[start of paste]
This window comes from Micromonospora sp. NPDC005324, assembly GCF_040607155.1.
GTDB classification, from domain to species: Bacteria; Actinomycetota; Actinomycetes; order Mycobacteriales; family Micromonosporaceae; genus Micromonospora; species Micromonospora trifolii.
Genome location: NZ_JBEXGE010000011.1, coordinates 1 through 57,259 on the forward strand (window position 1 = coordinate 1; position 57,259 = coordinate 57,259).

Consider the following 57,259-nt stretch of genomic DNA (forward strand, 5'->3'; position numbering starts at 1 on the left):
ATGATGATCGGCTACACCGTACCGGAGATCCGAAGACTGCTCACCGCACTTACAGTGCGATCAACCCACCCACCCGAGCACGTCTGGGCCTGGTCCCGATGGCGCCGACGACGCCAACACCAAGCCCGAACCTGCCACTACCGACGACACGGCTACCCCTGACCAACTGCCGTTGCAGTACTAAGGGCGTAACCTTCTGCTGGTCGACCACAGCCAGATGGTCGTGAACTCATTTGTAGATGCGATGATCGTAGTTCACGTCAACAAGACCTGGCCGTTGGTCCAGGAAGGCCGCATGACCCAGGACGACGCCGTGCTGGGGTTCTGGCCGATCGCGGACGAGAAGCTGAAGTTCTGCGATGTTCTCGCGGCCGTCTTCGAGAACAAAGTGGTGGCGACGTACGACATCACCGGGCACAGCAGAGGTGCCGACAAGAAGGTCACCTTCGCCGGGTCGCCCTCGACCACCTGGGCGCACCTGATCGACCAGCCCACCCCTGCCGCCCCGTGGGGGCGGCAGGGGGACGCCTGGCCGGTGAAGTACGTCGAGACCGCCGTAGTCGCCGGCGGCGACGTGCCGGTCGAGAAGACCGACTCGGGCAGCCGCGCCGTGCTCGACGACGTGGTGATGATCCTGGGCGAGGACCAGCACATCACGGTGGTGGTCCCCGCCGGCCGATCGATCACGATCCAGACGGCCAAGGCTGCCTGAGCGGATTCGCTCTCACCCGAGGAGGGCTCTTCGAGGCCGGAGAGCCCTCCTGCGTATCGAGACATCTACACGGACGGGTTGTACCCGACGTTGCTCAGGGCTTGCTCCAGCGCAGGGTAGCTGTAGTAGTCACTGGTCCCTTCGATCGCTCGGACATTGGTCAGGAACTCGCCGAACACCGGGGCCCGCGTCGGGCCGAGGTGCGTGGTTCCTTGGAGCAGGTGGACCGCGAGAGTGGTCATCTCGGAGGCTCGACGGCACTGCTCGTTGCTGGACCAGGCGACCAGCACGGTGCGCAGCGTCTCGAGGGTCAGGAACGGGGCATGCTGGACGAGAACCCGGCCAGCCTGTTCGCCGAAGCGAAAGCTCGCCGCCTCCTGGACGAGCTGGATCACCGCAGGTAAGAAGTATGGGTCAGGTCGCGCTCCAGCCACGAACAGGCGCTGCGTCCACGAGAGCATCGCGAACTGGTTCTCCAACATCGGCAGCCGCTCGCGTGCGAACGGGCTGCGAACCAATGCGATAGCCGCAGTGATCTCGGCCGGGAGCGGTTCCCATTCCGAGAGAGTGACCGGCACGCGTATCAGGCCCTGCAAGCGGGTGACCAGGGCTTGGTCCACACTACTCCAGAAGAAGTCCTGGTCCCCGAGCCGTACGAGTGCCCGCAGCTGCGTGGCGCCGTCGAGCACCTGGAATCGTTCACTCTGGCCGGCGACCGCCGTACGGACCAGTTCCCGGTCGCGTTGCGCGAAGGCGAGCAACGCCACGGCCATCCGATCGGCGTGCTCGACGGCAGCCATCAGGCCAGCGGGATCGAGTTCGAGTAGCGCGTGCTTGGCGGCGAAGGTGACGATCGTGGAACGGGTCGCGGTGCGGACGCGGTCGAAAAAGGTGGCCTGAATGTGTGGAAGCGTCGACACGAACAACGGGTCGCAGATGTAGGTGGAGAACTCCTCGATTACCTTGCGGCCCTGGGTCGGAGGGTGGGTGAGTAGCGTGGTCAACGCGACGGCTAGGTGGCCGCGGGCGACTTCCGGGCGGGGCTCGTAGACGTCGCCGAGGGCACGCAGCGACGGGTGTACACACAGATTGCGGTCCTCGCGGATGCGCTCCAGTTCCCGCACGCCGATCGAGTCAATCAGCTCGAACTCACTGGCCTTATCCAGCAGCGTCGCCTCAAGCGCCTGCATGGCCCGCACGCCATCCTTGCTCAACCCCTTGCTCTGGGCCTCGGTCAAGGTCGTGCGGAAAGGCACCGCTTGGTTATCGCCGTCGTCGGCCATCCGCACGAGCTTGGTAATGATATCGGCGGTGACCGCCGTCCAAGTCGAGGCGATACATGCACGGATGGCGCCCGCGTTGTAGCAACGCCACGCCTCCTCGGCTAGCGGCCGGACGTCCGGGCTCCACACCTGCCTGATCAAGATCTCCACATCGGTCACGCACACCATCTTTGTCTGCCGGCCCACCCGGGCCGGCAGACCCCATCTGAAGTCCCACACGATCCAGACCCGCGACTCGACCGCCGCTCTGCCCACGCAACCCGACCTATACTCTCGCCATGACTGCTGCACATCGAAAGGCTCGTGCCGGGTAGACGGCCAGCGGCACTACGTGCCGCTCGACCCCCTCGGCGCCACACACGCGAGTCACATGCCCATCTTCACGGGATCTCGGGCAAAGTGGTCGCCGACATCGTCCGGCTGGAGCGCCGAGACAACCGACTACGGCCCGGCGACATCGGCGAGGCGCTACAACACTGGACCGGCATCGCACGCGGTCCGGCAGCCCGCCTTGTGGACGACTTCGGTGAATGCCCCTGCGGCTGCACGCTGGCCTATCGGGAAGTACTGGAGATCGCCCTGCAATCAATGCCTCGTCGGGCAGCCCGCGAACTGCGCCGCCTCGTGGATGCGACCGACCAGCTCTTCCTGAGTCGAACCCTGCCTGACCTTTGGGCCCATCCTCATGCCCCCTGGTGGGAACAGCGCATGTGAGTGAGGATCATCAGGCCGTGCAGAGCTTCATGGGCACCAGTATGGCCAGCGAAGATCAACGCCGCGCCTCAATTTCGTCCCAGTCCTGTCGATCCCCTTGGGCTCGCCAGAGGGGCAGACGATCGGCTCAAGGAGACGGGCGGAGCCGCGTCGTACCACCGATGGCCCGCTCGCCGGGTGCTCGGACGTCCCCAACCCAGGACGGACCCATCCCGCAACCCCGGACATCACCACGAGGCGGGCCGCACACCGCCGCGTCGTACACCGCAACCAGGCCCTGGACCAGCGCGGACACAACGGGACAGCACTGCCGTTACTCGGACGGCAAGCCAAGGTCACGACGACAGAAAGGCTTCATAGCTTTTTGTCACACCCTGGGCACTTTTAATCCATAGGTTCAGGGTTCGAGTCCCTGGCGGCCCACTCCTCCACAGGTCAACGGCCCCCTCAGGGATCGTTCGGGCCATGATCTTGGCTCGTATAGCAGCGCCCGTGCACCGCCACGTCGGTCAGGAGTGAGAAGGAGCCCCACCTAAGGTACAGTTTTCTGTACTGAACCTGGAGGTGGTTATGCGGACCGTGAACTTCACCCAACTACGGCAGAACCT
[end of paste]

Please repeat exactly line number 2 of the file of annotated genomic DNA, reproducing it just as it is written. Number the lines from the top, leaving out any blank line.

GTDB classification, from domain to species: Bacteria; Actinomycetota; Actinomycetes; order Mycobacteriales; family Micromonosporaceae; genus Micromonospora; species Micromonospora trifolii.